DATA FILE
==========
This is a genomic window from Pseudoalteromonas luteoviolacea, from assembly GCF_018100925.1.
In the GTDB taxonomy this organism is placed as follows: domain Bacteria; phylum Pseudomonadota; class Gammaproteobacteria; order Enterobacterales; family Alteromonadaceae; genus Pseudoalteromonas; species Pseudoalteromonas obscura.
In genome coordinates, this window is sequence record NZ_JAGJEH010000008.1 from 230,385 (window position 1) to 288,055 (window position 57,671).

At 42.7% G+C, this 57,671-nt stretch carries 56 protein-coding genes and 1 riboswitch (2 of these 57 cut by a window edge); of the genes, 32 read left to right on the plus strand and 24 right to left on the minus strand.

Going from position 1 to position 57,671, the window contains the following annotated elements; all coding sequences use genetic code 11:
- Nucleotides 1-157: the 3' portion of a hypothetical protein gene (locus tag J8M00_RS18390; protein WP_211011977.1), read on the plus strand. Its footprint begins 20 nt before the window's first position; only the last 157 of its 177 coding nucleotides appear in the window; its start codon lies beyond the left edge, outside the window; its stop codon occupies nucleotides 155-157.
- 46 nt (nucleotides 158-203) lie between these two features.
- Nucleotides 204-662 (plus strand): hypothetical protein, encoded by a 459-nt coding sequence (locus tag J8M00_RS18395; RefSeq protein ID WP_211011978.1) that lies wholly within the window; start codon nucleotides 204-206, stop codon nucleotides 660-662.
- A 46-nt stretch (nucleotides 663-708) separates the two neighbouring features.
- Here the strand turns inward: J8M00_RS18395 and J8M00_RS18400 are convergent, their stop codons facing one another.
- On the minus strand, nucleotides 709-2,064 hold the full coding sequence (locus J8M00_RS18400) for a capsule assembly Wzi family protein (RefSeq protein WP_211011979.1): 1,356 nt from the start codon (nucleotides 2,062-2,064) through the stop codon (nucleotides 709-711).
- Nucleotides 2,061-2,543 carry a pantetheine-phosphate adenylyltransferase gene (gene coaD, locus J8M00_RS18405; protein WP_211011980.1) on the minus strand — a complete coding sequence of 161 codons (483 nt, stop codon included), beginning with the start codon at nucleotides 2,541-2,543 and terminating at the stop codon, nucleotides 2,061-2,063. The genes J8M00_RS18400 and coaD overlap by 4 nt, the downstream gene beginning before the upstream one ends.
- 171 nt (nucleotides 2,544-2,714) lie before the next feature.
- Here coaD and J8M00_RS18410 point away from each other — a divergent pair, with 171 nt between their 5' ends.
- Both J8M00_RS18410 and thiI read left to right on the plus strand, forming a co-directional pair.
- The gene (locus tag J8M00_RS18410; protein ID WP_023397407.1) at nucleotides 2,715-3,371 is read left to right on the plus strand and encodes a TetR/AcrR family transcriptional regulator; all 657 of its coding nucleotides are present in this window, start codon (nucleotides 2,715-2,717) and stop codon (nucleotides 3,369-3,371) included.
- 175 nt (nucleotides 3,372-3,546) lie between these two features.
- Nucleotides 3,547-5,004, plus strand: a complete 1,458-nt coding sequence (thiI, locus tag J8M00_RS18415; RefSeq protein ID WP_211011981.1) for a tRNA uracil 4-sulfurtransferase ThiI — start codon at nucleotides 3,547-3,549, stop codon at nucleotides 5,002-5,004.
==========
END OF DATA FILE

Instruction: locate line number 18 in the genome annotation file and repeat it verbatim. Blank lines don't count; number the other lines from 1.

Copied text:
- Nucleotides 3,547-5,004, plus strand: a complete 1,458-nt coding sequence (thiI, locus tag J8M00_RS18415; RefSeq protein ID WP_211011981.1) for a tRNA uracil 4-sulfurtransferase ThiI — start codon at nucleotides 3,547-3,549, stop codon at nucleotides 5,002-5,004.